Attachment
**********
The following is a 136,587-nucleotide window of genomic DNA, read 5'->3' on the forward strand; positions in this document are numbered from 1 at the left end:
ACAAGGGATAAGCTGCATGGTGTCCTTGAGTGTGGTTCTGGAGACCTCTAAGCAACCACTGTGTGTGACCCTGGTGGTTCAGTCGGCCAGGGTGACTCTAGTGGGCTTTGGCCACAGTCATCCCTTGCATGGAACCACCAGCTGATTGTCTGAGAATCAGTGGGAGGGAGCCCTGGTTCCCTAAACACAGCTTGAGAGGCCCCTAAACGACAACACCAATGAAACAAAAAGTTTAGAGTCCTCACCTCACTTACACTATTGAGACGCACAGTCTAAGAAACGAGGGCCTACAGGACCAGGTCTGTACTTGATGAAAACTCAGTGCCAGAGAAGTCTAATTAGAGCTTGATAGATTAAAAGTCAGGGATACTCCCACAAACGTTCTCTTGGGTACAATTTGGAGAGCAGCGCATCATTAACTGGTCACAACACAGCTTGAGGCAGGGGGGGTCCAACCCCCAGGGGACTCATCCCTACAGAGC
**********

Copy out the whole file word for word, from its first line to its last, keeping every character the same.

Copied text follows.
The following is a 136,587-nucleotide window of genomic DNA, read 5'->3' on the forward strand; positions in this document are numbered from 1 at the left end:
ACAAGGGATAAGCTGCATGGTGTCCTTGAGTGTGGTTCTGGAGACCTCTAAGCAACCACTGTGTGTGACCCTGGTGGTTCAGTCGGCCAGGGTGACTCTAGTGGGCTTTGGCCACAGTCATCCCTTGCATGGAACCACCAGCTGATTGTCTGAGAATCAGTGGGAGGGAGCCCTGGTTCCCTAAACACAGCTTGAGAGGCCCCTAAACGACAACACCAATGAAACAAAAAGTTTAGAGTCCTCACCTCACTTACACTATTGAGACGCACAGTCTAAGAAACGAGGGCCTACAGGACCAGGTCTGTACTTGATGAAAACTCAGTGCCAGAGAAGTCTAATTAGAGCTTGATAGATTAAAAGTCAGGGATACTCCCACAAACGTTCTCTTGGGTACAATTTGGAGAGCAGCGCATCATTAACTGGTCACAACACAGCTTGAGGCAGGGGGGGTCCAACCCCCAGGGGACTCATCCCTACAGAGC